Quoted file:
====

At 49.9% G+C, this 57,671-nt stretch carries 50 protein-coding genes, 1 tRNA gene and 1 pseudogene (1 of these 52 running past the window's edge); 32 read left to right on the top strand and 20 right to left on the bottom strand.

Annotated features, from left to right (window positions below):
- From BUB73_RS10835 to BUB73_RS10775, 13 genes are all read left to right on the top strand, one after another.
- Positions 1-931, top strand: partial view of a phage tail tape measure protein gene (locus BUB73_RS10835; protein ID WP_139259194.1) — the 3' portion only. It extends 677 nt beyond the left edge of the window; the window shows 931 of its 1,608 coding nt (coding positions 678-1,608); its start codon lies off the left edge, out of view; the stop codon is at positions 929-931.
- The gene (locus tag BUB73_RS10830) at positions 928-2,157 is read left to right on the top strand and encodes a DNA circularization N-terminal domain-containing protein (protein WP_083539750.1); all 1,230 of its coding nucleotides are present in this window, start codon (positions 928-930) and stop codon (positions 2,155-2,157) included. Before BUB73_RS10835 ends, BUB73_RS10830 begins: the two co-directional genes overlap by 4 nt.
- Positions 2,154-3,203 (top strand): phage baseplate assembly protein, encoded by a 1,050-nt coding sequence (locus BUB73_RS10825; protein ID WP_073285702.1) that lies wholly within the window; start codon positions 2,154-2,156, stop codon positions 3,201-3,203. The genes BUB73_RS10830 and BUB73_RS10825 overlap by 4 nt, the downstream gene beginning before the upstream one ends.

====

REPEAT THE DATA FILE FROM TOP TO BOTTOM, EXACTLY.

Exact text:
At 49.9% G+C, this 57,671-nt stretch carries 50 protein-coding genes, 1 tRNA gene and 1 pseudogene (1 of these 52 running past the window's edge); 32 read left to right on the top strand and 20 right to left on the bottom strand.

Annotated features, from left to right (window positions below):
- From BUB73_RS10835 to BUB73_RS10775, 13 genes are all read left to right on the top strand, one after another.
- Positions 1-931, top strand: partial view of a phage tail tape measure protein gene (locus BUB73_RS10835; protein ID WP_139259194.1) — the 3' portion only. It extends 677 nt beyond the left edge of the window; the window shows 931 of its 1,608 coding nt (coding positions 678-1,608); its start codon lies off the left edge, out of view; the stop codon is at positions 929-931.
- The gene (locus tag BUB73_RS10830) at positions 928-2,157 is read left to right on the top strand and encodes a DNA circularization N-terminal domain-containing protein (protein WP_083539750.1); all 1,230 of its coding nucleotides are present in this window, start codon (positions 928-930) and stop codon (positions 2,155-2,157) included. Before BUB73_RS10835 ends, BUB73_RS10830 begins: the two co-directional genes overlap by 4 nt.
- Positions 2,154-3,203 (top strand): phage baseplate assembly protein, encoded by a 1,050-nt coding sequence (locus BUB73_RS10825; protein ID WP_073285702.1) that lies wholly within the window; start codon positions 2,154-2,156, stop codon positions 3,201-3,203. The genes BUB73_RS10830 and BUB73_RS10825 overlap by 4 nt, the downstream gene beginning before the upstream one ends.